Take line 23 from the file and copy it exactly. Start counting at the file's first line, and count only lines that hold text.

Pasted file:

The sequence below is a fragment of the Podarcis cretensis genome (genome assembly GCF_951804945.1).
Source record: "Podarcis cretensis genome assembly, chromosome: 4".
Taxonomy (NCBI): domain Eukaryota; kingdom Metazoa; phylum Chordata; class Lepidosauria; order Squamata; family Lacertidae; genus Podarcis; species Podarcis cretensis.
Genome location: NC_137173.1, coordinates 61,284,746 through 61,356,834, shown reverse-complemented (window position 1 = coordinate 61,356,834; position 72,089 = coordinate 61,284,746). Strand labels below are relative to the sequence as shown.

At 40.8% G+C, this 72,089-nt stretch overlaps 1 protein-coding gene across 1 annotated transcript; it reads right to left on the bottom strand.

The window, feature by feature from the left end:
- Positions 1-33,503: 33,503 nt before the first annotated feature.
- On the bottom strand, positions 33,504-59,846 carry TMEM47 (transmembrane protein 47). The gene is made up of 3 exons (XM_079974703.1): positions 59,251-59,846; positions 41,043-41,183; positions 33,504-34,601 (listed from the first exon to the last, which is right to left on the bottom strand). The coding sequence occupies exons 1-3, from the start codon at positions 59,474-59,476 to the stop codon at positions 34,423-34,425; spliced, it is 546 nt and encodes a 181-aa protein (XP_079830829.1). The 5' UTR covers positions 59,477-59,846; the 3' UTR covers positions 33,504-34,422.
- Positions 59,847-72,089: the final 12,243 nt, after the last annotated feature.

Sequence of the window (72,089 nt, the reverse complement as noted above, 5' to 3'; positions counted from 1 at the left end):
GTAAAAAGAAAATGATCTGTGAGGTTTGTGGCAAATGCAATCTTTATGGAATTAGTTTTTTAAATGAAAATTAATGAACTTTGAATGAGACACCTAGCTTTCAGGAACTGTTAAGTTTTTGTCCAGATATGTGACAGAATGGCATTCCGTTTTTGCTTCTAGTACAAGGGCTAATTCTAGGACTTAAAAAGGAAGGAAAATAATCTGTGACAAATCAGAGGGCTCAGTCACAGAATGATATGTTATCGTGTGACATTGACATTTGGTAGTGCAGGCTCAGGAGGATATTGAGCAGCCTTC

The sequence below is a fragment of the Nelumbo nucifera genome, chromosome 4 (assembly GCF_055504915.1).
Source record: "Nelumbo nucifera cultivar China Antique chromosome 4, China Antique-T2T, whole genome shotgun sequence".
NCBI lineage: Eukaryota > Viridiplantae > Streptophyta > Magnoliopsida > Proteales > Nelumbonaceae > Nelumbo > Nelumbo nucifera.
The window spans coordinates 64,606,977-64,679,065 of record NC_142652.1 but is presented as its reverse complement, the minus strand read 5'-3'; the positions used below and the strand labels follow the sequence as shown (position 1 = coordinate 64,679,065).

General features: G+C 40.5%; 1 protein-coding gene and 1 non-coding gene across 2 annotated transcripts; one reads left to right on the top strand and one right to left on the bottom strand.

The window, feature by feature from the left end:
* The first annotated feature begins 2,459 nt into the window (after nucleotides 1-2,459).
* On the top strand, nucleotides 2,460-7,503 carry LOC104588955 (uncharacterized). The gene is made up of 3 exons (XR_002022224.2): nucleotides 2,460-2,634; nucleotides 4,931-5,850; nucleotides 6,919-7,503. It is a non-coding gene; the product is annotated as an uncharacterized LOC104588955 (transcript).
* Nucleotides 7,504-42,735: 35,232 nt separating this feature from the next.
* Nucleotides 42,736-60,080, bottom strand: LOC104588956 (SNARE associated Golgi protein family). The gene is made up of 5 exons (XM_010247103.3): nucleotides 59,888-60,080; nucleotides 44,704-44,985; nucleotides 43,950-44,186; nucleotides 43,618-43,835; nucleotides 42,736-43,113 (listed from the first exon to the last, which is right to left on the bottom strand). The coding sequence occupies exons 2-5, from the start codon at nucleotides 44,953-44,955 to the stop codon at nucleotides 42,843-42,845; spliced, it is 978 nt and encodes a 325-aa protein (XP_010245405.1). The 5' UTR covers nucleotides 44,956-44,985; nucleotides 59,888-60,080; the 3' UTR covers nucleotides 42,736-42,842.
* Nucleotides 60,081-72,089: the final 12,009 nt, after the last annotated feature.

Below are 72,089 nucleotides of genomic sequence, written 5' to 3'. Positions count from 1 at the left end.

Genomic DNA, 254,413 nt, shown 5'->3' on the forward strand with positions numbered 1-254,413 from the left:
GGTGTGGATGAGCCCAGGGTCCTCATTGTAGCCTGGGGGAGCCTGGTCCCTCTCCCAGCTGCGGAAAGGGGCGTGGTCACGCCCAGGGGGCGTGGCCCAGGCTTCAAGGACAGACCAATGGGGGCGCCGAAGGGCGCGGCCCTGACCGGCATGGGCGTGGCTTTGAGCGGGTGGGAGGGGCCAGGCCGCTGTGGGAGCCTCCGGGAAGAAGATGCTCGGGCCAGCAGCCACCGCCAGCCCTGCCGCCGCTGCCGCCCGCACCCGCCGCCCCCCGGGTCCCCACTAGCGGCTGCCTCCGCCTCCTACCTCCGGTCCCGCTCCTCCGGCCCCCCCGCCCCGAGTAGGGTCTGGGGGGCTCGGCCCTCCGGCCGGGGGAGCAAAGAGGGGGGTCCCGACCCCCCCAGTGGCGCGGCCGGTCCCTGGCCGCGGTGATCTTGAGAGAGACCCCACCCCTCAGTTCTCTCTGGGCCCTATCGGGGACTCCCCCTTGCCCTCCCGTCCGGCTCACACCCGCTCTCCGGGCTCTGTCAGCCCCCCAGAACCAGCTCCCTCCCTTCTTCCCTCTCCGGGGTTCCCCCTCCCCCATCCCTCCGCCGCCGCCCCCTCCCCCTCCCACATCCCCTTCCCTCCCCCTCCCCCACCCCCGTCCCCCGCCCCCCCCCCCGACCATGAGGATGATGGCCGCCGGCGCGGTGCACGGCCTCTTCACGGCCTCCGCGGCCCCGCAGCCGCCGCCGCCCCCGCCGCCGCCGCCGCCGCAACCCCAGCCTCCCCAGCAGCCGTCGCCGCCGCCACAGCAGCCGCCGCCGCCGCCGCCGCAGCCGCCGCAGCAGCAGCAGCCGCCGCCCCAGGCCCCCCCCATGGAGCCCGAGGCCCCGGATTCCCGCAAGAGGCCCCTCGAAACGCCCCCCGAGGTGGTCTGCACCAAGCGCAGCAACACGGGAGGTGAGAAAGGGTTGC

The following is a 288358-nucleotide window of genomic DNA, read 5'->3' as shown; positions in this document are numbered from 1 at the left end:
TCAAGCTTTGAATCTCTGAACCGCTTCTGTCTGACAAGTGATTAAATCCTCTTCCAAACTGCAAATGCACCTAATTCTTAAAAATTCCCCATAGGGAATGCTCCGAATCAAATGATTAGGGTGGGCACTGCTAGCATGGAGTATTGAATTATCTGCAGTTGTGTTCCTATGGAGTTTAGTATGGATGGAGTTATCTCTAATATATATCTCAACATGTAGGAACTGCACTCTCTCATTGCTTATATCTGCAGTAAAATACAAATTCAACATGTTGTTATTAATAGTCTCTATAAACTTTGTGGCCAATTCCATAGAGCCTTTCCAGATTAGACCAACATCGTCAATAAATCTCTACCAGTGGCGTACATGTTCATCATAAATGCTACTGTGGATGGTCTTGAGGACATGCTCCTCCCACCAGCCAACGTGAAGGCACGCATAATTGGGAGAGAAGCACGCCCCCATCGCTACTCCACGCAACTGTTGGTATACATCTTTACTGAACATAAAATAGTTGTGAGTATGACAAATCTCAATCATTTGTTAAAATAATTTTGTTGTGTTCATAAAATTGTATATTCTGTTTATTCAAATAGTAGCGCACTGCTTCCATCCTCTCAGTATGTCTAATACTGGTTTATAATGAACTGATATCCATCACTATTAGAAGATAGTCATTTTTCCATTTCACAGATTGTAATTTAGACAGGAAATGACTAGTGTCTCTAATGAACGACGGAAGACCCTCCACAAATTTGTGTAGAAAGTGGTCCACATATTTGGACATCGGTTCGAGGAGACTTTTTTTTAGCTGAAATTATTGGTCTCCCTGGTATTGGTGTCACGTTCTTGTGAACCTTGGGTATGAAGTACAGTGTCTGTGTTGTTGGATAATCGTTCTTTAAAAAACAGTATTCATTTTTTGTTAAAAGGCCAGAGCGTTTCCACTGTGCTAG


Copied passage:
Below are 72,089 nucleotides of genomic sequence, written 5' to 3'. Positions count from 1 at the left end.